The England shot stopper admits he will have to reassess how he approaches matches and is seeking advice from interim manager Gareth Southgate.
England goalkeeper Joe Hart believes being too pumped up might have contributed to his Euro 2016 nightmare as he continues a fresh chapter at club and international level.
Hart was noticeably animated pre-match as England went about their ill-fated bid for glory in France but mistakes that led to goals in the 2-1 win over Wales and – more damagingly – the 2-1 last-16 loss to minnows Iceland left a bitter taste for the two-time Premier League winner.
The 29-year-old reached that pinnacle of the English game with Manchester City, where he was a long-serving crowd favourite.
But a sapping close-season continued when incoming City manager Pep Guardiola decided Hart did not fit his requirements for a goalkeeper, prompting a loan adventure to Serie A side Torino.
Reflecting on a tumultuous few months, Hart was calm speaking ahead of England’s friendly with Spain at Wembley on Tuesday – traits he suggested he will seek to take onto the field from now on.
“I am always trying to learn and adapt,” he said. “Obviously the Euros wasn’t my finest hour. I needed to have a think about how I played and what I did, and maybe change a few things – speaking to the people that count, seeking advice.
“Gareth and I spoke about it. You find a way. I’ve got a lot of energy and a lot of passion. Questionably it could have been too much.
“There are ways of channelling that. I am constantly evolving, constantly trying to be the best I can be, and learning from things that didn’t go too well is definitely a way of doing that.”
Hart will return to Italy after the match with the small matter of a derby against champions Juventus coming up next month, along with further lessons from an Italian teacher and additional linguistic pointers from his team-mates.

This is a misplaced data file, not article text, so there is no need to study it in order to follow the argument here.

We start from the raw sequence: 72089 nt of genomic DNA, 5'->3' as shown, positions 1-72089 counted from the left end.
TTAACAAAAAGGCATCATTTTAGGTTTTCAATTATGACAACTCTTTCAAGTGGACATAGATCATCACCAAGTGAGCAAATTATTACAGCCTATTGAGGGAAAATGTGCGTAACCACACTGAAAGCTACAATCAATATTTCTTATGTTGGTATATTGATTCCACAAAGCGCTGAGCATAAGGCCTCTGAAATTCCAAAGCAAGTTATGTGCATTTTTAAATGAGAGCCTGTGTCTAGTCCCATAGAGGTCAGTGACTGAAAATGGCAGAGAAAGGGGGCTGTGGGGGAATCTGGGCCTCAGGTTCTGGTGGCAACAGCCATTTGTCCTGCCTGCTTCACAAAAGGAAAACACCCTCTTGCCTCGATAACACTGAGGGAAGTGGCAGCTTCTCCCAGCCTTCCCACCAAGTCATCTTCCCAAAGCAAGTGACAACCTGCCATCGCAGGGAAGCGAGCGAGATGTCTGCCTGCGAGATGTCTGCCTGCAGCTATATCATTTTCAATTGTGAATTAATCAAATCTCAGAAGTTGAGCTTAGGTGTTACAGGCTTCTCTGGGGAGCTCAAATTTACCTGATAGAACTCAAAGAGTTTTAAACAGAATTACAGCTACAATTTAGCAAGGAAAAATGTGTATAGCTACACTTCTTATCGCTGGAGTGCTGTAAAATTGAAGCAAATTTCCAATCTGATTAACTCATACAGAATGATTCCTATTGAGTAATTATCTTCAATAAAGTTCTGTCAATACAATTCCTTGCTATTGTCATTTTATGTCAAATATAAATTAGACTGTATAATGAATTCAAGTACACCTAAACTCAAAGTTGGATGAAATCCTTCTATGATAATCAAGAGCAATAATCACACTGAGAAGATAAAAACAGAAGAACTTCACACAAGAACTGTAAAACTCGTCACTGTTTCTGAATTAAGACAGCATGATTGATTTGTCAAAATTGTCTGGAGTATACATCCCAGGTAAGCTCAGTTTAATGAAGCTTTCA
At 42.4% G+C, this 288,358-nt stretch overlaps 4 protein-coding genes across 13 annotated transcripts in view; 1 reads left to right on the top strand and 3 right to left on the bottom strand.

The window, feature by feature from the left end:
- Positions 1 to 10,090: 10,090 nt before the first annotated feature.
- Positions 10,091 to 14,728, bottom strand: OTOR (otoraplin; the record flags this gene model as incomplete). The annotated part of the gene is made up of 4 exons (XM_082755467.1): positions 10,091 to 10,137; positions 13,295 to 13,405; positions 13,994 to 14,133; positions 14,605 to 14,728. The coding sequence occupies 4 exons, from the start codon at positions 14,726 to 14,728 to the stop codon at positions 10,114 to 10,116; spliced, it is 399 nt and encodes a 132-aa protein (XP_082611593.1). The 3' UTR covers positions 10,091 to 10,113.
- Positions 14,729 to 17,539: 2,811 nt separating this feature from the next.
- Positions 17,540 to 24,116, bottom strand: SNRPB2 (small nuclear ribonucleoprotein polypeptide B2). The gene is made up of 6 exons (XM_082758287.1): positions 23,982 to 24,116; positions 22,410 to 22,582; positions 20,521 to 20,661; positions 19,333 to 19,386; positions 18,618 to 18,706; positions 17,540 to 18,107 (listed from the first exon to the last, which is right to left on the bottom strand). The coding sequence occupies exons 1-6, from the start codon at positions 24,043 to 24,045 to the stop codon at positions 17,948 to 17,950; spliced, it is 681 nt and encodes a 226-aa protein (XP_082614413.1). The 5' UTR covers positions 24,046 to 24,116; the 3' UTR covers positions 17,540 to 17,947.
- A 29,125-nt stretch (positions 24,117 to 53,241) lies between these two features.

“I’ve really enjoyed it. It wasn’t a situation that I planned, it wasn’t months in the planning,” said Hart, who explained Sinisa Mihajlovic’s tactical approach was similar to those of the Italian school he experienced under Roberto Mancini at City and Fabio Capello with England.
“Ideally I wanted to stay where I was, but that wasn’t a possibility, so I wanted to go abroad and try something new.
“I look around and see in all our top teams in England, they’ve got players from everywhere, from absolutely all over. So I thought ‘why not me, why can’t I be that guy in the dressing room?'”
The Torino faithful certainly seem to have taken a shine to Hart, with a small number of them travelling to Wembley last Friday to witness his fourth clean sheet in as many World Cup qualifiers as they beat Scotland 3-0.
“I was really focused [on the game] but then I started to hear them. It was a nice feeling,” he said.
“It’s a special effort. I applaud anyone who comes to a football game, given the finances – it’s not an easy thing to do. Especially to travel across and it’s not even to see your own country. So I was really appreciative.”
Hart’s name still resonates with the City faithful, especially in light of Claudio Bravo’s erratic performances since replacing him as No.1, but he insisted he cannot be focused on events at the Etihad Stadium during this rehabilitative campaign.
“I’m a Torino player for this season,” he added. “I’ve got two years on my contract after this season. It’s difficult to look too far ahead of that and, without passing the buck, it’s not really my responsibility to think about.
“The City fans have always been fantastic to me and showed me a lot of support and it’s a club I will always hold dear to my heart.”